… is from page 58 of Richard Stroup’s important 2003 primer, Eco-nomics: What Everyone Should Know About Economics and the Environment:
As transfers that depend on political clout increase, more people redirect their energies to gaining political influence, taking away more time, energy, and other resources from productive activities. Competition shifts from innovations in production and trade to competing for political favors. When political redistribution of society’s goods and services (the pie) grows, fighting over shares reduces efforts devoted to increasing the size of the pie, making it smaller.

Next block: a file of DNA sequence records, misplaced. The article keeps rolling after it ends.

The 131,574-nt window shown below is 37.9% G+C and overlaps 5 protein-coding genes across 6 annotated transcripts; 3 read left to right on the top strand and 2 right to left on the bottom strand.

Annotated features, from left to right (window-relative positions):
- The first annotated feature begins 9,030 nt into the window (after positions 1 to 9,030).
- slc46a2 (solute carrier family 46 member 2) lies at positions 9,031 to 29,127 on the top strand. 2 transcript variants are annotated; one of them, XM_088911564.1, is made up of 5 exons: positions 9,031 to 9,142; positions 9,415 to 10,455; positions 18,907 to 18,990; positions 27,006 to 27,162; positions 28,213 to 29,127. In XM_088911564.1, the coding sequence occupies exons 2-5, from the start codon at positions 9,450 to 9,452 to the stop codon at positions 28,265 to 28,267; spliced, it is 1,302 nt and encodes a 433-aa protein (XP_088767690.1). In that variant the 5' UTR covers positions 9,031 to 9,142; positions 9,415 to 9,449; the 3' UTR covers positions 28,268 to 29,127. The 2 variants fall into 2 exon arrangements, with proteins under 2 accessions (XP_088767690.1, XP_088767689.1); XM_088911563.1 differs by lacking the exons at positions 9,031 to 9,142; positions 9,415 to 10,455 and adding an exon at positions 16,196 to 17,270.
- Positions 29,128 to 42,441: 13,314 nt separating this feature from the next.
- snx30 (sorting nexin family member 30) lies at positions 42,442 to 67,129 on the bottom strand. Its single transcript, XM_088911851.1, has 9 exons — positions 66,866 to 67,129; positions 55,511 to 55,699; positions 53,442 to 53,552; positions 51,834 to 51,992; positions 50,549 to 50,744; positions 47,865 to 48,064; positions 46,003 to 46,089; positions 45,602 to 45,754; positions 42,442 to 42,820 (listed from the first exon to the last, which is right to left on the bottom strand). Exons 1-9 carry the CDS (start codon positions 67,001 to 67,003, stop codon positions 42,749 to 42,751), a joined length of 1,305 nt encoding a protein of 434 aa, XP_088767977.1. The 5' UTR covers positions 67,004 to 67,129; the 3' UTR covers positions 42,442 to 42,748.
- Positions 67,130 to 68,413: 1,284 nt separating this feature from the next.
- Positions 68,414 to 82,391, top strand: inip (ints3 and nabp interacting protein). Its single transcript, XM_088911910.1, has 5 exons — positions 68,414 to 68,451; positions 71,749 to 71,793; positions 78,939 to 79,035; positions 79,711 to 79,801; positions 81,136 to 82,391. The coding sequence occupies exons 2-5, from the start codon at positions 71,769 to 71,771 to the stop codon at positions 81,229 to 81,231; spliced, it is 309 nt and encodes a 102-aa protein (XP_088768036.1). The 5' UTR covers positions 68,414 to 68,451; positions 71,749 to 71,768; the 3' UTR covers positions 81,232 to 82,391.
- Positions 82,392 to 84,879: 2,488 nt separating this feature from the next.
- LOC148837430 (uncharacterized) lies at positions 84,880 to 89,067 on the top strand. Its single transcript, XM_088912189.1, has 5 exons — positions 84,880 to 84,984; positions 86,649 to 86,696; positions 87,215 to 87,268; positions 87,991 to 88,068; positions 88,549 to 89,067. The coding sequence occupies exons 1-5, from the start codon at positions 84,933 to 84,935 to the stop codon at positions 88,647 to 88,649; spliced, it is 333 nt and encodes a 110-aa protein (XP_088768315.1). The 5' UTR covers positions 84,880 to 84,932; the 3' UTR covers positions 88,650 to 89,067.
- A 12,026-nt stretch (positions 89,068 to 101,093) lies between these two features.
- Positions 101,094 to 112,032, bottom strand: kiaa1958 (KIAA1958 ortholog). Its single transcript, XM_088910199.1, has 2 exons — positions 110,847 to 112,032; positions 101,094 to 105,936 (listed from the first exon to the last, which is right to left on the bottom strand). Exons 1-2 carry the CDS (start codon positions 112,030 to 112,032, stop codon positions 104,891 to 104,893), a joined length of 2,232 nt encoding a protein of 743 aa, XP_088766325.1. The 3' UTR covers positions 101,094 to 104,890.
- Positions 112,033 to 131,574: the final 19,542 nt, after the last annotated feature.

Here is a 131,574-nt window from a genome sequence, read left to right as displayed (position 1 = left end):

Picking a nit: While I know, and agree with, what Rick means – and while I’m pretty sure that Rick will agree with what I’m about to say – I wish that Rick hadn’t here used the term “society’s goods and services.” Society is not an entity that can own anything. Practically speaking, property rights can be vested only in, and exercised only by, persons – either as individuals, or as groups of persons such as families, firms, and governments. Resources that government officials ‘redistribute’ were created and made into property by a network of individual decisions and efforts and are initially vested in identifiable, flesh-and-blood persons (again, either as individuals, or as decision-makers for groups of persons). Resources have never belonged to, and can never belong to, “society.” Society is not a sentient creature; it can no more own anything than can a bowling ball or an ear of corn.